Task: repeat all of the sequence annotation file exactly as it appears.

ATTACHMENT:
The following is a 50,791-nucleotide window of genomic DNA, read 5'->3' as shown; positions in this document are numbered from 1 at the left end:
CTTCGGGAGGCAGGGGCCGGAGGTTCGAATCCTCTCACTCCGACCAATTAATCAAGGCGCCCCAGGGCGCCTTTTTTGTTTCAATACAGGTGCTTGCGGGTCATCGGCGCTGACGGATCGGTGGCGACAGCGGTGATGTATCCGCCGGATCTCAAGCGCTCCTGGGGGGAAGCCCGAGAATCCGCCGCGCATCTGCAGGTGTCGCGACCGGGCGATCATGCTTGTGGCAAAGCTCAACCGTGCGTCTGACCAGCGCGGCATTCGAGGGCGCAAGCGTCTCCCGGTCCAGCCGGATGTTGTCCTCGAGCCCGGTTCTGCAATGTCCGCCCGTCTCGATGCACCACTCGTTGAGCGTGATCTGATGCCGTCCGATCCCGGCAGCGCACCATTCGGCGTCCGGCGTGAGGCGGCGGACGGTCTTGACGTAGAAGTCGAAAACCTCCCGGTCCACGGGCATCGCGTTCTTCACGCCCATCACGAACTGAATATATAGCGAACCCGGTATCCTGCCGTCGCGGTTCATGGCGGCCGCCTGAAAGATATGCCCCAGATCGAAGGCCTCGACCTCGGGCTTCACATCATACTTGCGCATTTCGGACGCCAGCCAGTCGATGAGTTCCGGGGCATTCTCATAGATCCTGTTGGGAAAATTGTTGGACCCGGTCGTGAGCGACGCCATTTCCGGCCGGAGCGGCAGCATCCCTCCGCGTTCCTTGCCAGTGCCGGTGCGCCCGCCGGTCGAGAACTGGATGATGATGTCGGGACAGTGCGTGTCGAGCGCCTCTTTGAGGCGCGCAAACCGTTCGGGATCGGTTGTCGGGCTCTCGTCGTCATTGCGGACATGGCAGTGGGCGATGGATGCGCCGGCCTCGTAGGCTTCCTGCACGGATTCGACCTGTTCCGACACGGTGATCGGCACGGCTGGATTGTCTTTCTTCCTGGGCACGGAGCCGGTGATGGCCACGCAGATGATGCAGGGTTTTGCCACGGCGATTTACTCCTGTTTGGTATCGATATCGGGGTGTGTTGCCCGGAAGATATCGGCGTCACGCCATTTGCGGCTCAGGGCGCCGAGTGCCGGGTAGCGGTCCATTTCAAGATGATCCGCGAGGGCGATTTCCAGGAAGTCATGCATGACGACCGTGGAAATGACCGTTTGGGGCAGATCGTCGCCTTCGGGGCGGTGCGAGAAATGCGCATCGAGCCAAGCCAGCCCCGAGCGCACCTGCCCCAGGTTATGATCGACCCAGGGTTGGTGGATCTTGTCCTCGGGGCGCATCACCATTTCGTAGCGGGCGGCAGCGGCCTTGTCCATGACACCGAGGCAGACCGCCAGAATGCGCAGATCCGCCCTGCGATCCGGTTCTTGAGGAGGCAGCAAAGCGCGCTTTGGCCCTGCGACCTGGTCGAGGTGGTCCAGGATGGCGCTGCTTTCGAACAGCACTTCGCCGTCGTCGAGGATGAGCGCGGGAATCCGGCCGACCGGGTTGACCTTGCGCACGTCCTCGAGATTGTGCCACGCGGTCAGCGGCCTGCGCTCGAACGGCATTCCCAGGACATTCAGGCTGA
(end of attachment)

The following is a 50,791-nucleotide window of genomic DNA, read 5'->3' as shown; positions in this document are numbered from 1 at the left end:
CTTCGGGAGGCAGGGGCCGGAGGTTCGAATCCTCTCACTCCGACCAATTAATCAAGGCGCCCCAGGGCGCCTTTTTTGTTTCAATACAGGTGCTTGCGGGTCATCGGCGCTGACGGATCGGTGGCGACAGCGGTGATGTATCCGCCGGATCTCAAGCGCTCCTGGGGGGAAGCCCGAGAATCCGCCGCGCATCTGCAGGTGTCGCGACCGGGCGATCATGCTTGTGGCAAAGCTCAACCGTGCGTCTGACCAGCGCGGCATTCGAGGGCGCAAGCGTCTCCCGGTCCAGCCGGATGTTGTCCTCGAGCCCGGTTCTGCAATGTCCGCCCGTCTCGATGCACCACTCGTTGAGCGTGATCTGATGCCGTCCGATCCCGGCAGCGCACCATTCGGCGTCCGGCGTGAGGCGGCGGACGGTCTTGACGTAGAAGTCGAAAACCTCCCGGTCCACGGGCATCGCGTTCTTCACGCCCATCACGAACTGAATATATAGCGAACCCGGTATCCTGCCGTCGCGGTTCATGGCGGCCGCCTGAAAGATATGCCCCAGATCGAAGGCCTCGACCTCGGGCTTCACATCATACTTGCGCATTTCGGACGCCAGCCAGTCGATGAGTTCCGGGGCATTCTCATAGATCCTGTTGGGAAAATTGTTGGACCCGGTCGTGAGCGACGCCATTTCCGGCCGGAGCGGCAGCATCCCTCCGCGTTCCTTGCCAGTGCCGGTGCGCCCGCCGGTCGAGAACTGGATGATGATGTCGGGACAGTGCGTGTCGAGCGCCTCTTTGAGGCGCGCAAACCGTTCGGGATCGGTTGTCGGGCTCTCGTCGTCATTGCGGACATGGCAGTGGGCGATGGATGCGCCGGCCTCGTAGGCTTCCTGCACGGATTCGACCTGTTCCGACACGGTGATCGGCACGGCTGGATTGTCTTTCTTCCTGGGCACGGAGCCGGTGATGGCCACGCAGATGATGCAGGGTTTTGCCACGGCGATTTACTCCTGTTTGGTATCGATATCGGGGTGTGTTGCCCGGAAGATATCGGCGTCACGCCATTTGCGGCTCAGGGCGCCGAGTGCCGGGTAGCGGTCCATTTCAAGATGATCCGCGAGGGCGATTTCCAGGAAGTCATGCATGACGACCGTGGAAATGACCGTTTGGGGCAGATCGTCGCCTTCGGGGCGGTGCGAGAAATGCGCATCGAGCCAAGCCAGCCCCGAGCGCACCTGCCCCAGGTTATGATCGACCCAGGGTTGGTGGATCTTGTCCTCGGGGCGCATCACCATTTCGTAGCGGGCGGCAGCGGCCTTGTCCATGACACCGAGGCAGACCGCCAGAATGCGCAGATCCGCCCTGCGATCCGGTTCTTGAGGAGGCAGCAAAGCGCGCTTTGGCCCTGCGACCTGGTCGAGGTGGTCCAGGATGGCGCTGCTTTCGAACAGCACTTCGCCGTCGTCGAGGATGAGCGCGGGAATCCGGCCGACCGGGTTGACCTTGCGCACGTCCTCGAGATTGTGCCACGCGGTCAGCGGCCTGCGCTCGAACGGCATTCCCAGGACATTCAGGCTGA